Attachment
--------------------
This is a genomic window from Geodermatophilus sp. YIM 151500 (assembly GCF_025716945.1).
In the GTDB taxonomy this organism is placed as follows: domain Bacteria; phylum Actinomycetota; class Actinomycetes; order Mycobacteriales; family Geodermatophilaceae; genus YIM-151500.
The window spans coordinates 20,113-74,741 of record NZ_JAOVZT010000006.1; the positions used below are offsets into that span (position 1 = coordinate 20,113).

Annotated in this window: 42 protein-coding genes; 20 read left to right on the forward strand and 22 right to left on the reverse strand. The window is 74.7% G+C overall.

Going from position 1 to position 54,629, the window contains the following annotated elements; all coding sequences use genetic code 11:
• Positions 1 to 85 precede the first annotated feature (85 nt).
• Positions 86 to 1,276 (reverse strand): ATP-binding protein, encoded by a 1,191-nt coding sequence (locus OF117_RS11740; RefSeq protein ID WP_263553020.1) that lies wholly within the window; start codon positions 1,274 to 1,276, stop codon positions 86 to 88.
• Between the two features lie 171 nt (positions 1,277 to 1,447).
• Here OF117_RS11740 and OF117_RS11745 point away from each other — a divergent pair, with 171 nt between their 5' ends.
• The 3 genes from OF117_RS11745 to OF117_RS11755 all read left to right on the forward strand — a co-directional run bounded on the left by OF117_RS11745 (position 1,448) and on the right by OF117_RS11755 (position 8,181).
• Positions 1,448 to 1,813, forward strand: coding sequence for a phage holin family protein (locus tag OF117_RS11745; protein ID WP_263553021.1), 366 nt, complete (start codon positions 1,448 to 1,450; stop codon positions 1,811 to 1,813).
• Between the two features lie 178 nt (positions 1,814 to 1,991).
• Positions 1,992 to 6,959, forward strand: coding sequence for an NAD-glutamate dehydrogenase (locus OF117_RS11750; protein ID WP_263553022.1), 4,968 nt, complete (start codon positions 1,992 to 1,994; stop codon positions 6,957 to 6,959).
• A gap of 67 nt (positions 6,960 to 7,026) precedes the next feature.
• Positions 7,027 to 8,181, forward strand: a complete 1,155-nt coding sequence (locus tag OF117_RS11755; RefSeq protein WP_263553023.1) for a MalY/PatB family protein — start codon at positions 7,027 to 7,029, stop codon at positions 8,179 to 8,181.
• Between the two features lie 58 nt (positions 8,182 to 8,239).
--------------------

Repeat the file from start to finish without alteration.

This is a genomic window from Geodermatophilus sp. YIM 151500 (assembly GCF_025716945.1).
In the GTDB taxonomy this organism is placed as follows: domain Bacteria; phylum Actinomycetota; class Actinomycetes; order Mycobacteriales; family Geodermatophilaceae; genus YIM-151500.
The window spans coordinates 20,113-74,741 of record NZ_JAOVZT010000006.1; the positions used below are offsets into that span (position 1 = coordinate 20,113).

Annotated in this window: 42 protein-coding genes; 20 read left to right on the forward strand and 22 right to left on the reverse strand. The window is 74.7% G+C overall.

Going from position 1 to position 54,629, the window contains the following annotated elements; all coding sequences use genetic code 11:
• Positions 1 to 85 precede the first annotated feature (85 nt).
• Positions 86 to 1,276 (reverse strand): ATP-binding protein, encoded by a 1,191-nt coding sequence (locus OF117_RS11740; RefSeq protein ID WP_263553020.1) that lies wholly within the window; start codon positions 1,274 to 1,276, stop codon positions 86 to 88.
• Between the two features lie 171 nt (positions 1,277 to 1,447).
• Here OF117_RS11740 and OF117_RS11745 point away from each other — a divergent pair, with 171 nt between their 5' ends.
• The 3 genes from OF117_RS11745 to OF117_RS11755 all read left to right on the forward strand — a co-directional run bounded on the left by OF117_RS11745 (position 1,448) and on the right by OF117_RS11755 (position 8,181).
• Positions 1,448 to 1,813, forward strand: coding sequence for a phage holin family protein (locus tag OF117_RS11745; protein ID WP_263553021.1), 366 nt, complete (start codon positions 1,448 to 1,450; stop codon positions 1,811 to 1,813).
• Between the two features lie 178 nt (positions 1,814 to 1,991).
• Positions 1,992 to 6,959, forward strand: coding sequence for an NAD-glutamate dehydrogenase (locus OF117_RS11750; protein ID WP_263553022.1), 4,968 nt, complete (start codon positions 1,992 to 1,994; stop codon positions 6,957 to 6,959).
• A gap of 67 nt (positions 6,960 to 7,026) precedes the next feature.
• Positions 7,027 to 8,181, forward strand: a complete 1,155-nt coding sequence (locus tag OF117_RS11755; RefSeq protein WP_263553023.1) for a MalY/PatB family protein — start codon at positions 7,027 to 7,029, stop codon at positions 8,179 to 8,181.
• Between the two features lie 58 nt (positions 8,182 to 8,239).